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Cancer Res. 1980 Oct;40(10):3665-8.

Limited penetration of methotrexate into human osteosarcoma spheroids as a proposed model for solid tumor resistance to adjuvant chemotherapy.

Abstract

It is generally accepted that oxygen has a limited ability to diffuse into solid tumor masses. However, the question of the ability of chemotherapy agents to penetrate solid tumor masses has not been evaluated. This clearly would have an impact on the ability of chemotherapy to control microscopic disease during the "avascular" phase of growth. An attempt was made to evaluate the ability of methotrexate to penetrate solid tumor masses when grown in three dimensions (spheroids). Since methotrexate is used in the clinical management of human osteosarcoma, we chose this drug-tumor combination for our studies. This was done by growing human osteosarcoma cells into spheroids and exposing spheroids of various sizes to tritiated methotrexate. Audioradiographs were obtained from sections through the center of spheroids of various sizes. Our findings suggest that methotrexate has a limited ability to penetrate into avascular tumor masses when grown in three dimensions. This is most evident when the tumor masses are approximately 250 micron and larger in diameter. In addition, we compared the degree of penetration of methotrexate to the growth fraction of the tumor, as measured by tritiated thymidine, and found that the growth fraction was much greater than the fraction of cells reached by methotrexate. We conclude that the limited ability of methotrexate to penetrate solid tumor masses offers an alternative explanation for the limited effectiveness of methotrexate when used as an adjuvant for osteosarcoma. We question whether the established biochemical mechanisms for methotrexate resistance are comprehensive explanations for its limited clinical effectiveness.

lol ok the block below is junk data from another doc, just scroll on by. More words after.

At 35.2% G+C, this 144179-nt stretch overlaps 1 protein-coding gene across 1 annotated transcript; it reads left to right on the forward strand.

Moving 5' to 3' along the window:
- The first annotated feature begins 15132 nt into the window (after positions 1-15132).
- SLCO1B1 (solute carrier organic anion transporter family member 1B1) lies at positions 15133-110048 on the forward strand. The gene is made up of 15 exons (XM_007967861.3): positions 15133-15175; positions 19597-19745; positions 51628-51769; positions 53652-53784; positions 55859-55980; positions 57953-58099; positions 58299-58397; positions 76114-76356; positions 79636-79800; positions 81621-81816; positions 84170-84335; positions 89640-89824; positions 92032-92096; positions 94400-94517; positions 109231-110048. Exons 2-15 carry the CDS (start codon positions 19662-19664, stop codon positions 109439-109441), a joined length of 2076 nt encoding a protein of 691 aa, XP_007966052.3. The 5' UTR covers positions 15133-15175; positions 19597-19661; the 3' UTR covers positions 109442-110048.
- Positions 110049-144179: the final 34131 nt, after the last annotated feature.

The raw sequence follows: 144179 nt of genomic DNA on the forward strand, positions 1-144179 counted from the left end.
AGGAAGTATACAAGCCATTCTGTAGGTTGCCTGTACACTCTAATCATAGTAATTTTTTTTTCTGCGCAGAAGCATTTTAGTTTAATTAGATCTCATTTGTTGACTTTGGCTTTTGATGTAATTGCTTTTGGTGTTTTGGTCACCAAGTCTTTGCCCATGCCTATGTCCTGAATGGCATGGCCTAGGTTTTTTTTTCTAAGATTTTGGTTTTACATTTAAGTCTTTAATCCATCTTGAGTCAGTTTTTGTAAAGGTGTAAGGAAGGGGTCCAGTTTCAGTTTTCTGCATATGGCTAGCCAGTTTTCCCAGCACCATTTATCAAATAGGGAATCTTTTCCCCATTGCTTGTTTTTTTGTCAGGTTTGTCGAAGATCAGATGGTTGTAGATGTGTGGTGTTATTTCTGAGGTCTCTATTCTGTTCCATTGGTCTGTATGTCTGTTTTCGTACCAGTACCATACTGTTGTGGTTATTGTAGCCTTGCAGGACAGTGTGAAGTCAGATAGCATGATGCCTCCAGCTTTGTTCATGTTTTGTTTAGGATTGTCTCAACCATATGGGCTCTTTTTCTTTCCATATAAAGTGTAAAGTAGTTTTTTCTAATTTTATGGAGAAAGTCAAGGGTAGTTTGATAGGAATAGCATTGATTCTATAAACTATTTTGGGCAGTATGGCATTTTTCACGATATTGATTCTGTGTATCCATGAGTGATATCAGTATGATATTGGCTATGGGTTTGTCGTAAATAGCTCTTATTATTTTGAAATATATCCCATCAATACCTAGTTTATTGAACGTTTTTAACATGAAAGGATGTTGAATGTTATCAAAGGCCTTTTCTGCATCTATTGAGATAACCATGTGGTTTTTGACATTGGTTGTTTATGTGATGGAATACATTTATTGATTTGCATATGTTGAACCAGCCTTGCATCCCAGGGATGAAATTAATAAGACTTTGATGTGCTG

PMID:
7438049
[Indexed for MEDLINE]
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